Omega-3 polyunsaturated fatty acids and health

Michelle A. Briggs, Kate J. Bowen, Penny M. Kris-Etherton

Research output: Chapter in Book/Report/Conference proceedingChapter

2 Scopus citations


There is mounting evidence that long-chain omega 3 (n-3) polyunsaturated fatty acids (PUFAs) have many health benets. These long-chain n-3 PUFAs include alpha-linolenic acid (ALA; 18:3n-3 or 18:3 Δ9,12,15), eicosapentaenoic acid (EPA; 20:5n-3 or 20:5 Δ5,8,11,14,17), docosapentaenoic acid (DPA; 22:5n-3 or 22:5 Δ7,10,13,16,19), and docosahexaenoic acid (DHA; 22:6n-3 or 22:6 Δ4,7,10,13,16,19). Their health benets appear to be associated with several different aspects, including their structure, their interactions with proteins that alter gene expression, and their unique metabolic fates. Structurally, when long-chain n-3 PUFAs are incorporated into cell membranes, they increase membrane uidity, thereby inuencing cell function. For example, higher n-3 PUFA content in neuronal membranes has been shown to improve neuron function [1]. Besides affecting membrane uidity, these fatty acids can also inuence the structure and function of proteins embedded in the phospholipid bilayer [2]. As mediators of cell sensors and receptors (e.g., G protein-coupled receptor 120 [3]), long-chain n-3 PUFAs also have a major impact on gene expression [4]. But perhaps the most studied aspect of long-chain n-3 PUFA relates to their metabolic fates. These fatty acids enter biochemical pathways that produce anti-inammatory compounds (Figure 23.1); in turn, these anti-inammatory agents decrease the risk of chronic diseases [5].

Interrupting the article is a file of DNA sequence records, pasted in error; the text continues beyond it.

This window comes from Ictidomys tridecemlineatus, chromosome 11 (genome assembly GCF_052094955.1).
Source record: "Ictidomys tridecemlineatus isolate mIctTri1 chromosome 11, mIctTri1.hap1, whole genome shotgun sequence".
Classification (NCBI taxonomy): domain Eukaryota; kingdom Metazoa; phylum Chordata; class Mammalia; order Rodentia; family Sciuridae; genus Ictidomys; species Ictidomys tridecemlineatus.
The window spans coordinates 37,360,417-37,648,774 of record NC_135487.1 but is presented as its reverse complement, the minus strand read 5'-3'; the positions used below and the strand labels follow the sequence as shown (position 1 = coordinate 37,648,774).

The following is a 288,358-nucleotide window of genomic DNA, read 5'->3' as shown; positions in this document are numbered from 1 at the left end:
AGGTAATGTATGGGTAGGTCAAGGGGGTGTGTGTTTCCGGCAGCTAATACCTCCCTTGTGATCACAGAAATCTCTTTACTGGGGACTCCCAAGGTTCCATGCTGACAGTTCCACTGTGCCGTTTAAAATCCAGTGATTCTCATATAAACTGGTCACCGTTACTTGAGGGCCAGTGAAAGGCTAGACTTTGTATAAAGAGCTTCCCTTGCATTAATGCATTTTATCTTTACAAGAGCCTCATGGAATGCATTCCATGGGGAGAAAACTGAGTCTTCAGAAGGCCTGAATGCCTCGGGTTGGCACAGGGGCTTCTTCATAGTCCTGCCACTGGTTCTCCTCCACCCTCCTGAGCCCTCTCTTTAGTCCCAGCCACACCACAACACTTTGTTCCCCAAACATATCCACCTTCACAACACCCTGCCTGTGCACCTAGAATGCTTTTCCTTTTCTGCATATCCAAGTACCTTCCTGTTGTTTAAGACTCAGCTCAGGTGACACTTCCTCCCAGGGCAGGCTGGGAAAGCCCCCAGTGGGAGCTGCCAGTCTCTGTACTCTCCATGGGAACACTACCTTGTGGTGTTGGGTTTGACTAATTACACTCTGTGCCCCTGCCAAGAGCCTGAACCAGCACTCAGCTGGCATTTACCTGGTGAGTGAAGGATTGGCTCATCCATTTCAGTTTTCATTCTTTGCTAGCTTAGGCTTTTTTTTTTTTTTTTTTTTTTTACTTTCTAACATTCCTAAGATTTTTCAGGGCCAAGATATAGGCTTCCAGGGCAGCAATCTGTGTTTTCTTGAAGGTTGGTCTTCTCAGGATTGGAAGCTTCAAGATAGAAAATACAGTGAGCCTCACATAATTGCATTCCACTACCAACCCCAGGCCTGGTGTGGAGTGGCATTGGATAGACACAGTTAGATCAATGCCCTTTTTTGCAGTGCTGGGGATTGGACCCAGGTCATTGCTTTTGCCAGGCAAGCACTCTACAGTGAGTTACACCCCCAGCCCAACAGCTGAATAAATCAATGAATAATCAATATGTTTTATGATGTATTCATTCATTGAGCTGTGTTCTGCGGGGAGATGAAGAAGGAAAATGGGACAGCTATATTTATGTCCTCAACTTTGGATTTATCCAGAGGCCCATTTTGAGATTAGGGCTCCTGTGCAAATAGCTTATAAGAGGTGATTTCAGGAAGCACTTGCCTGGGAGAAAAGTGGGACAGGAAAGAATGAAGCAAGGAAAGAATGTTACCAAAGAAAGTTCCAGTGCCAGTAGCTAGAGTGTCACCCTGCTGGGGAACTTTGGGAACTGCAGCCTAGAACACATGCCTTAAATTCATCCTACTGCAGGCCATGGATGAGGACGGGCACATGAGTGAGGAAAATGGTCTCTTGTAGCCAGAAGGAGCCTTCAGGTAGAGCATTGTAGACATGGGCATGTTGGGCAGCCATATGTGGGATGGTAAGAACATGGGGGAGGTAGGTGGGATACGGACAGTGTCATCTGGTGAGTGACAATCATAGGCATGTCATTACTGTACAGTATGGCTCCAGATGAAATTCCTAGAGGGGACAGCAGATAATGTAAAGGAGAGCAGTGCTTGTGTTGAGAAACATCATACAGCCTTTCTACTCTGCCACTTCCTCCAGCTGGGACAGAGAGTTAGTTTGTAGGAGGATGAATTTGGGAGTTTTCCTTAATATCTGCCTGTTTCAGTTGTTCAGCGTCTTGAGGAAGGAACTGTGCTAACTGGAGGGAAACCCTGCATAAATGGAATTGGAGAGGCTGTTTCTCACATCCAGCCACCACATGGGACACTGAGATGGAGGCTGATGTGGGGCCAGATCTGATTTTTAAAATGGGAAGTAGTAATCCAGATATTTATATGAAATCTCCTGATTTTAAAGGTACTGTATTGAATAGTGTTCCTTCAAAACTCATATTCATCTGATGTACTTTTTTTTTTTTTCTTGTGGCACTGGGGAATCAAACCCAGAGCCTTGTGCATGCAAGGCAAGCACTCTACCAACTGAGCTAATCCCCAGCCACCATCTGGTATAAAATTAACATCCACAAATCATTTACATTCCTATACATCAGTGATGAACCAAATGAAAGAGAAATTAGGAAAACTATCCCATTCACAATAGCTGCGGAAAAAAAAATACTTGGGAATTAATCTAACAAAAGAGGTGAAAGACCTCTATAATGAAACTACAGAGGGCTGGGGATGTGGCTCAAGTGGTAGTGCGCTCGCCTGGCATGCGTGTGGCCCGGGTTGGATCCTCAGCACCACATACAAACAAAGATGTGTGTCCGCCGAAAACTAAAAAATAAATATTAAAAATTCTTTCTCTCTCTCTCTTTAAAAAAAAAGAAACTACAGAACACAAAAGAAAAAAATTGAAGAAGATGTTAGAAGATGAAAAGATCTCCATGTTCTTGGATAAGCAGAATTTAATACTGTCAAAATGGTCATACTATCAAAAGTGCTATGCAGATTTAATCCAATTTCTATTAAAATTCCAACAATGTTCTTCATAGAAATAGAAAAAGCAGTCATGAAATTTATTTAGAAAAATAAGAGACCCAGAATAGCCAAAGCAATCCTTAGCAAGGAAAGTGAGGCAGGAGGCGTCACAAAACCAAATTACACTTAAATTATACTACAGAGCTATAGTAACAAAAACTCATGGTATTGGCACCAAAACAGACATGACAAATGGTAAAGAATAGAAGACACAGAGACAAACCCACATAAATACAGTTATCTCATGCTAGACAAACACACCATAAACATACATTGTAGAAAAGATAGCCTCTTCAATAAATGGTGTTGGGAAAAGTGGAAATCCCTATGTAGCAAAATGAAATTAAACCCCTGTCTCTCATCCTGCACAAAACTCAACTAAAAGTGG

Original languageEnglish (US)
Title of host publicationFood Lipids
Subtitle of host publicationChemistry, Nutrition, and Biotechnology, Fourth Edition
PublisherCRC Press
Number of pages23
ISBN (Electronic)9781498744874
ISBN (Print)9781498744850
StatePublished - Jan 1 2017

All Science Journal Classification (ASJC) codes

  • General Medicine
  • General Engineering
  • General Agricultural and Biological Sciences


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